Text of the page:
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If America cared about us, they'd have cancelled the NHL playoffs.

"Just this once. For you guys. In recognition of all that oil and fresh water we plan on stealing from you once the polar ice caps melt and California disappears."

But, oh no, they plan on going ahead even though they hardly care. Canada can go suck rocks.

You're going to have to learn how to cope. So first things first.

Since your team is not in the postseason, who are you going to root for instead?

Did you say the Florida Panthers or the Anaheim Ducks or any other combination of a city and an animal that has nothing to do with winter sports? Wrong. That was a trap. Give yourself a smack. Harder. Try doing it with the lid of a garbage can. Even harder.

I know this hurts, but it's for your own good. Plus, I'm enjoying it.

The first rule of Canada-free playoff hockey is that you don't get to pick another team. That's front-running and cheating and, in some more enlightened jurisdictions, is still punished by caning.

What you are allowed to do is consume hockey like an agnostic – you no longer believe it brings anything but pain into your life, but you're willing to be convinced otherwise. Say the word "process" to yourself, tuck your hands under your chin and stare up at the sky. Hey, doesn't that cloud look a bit like Lou Lamoriello?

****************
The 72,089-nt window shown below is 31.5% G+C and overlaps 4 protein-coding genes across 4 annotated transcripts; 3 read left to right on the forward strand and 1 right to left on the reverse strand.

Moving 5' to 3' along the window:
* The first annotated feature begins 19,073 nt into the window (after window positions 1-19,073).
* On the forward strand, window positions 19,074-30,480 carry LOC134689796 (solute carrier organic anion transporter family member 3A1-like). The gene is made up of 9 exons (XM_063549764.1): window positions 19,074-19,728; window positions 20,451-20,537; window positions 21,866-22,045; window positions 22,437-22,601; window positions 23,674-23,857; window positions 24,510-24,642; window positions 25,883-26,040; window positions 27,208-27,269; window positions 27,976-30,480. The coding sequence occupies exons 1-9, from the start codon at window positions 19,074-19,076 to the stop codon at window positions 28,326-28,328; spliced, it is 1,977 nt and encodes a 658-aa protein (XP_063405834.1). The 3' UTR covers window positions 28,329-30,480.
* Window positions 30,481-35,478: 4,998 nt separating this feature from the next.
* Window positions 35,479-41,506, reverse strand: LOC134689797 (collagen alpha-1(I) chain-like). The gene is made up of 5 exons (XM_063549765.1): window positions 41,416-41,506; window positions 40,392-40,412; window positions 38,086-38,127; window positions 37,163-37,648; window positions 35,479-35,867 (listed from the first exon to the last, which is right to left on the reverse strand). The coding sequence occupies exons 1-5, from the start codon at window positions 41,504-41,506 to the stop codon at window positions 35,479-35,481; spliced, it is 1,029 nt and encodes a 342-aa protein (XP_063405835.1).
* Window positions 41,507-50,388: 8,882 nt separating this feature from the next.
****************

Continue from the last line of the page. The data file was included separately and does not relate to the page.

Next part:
If I'm not rooting for any particular team, then who am I rooting for?

You're rooting for Canada. Which is another way of saying you're rooting against the United States.

The goal here is to see every American hockey market that actually cares crushed under the same weight of disappointment you feel on a regular basis. All three of them.

Better Detroit than Washington; better Washington than St. Louis, and so forth. It is very important that Chicago not win this thing, because that city is Toronto's evil twin. Civically speaking, they are Spock with the goatee in that upside-down episode of Star Trek. Their joy offends us.

If we get to pick, Nashville wins it all. A day later, the local paper runs a lengthy explanation of hockey. And the Stanley Cup. And how a parade is different than a cattle run. The forty people who show up still manage to forget the Cup in a booth at a T.G.I. Friday's.

Can I pick a favourite player?

I suppose so. If he's Canadian.

Is Alex Ovechkin Canadian?

No. He is not.

He's really the only player who makes hockey seem like it isn't a) a holy order and b) about as much fun as an ice-cream headache. Can I pull for him?

You see, this right here is the problem. All you Canadians who want hockey to be "fun." Haven't you been paying attention for the past twenty-five years? Hockey is not fun. Hockey is meant to be hard and awful. That's why they have sticks instead of just kicking the puck around. So they can viciously beat each other with them when they are upset. Which is all the time.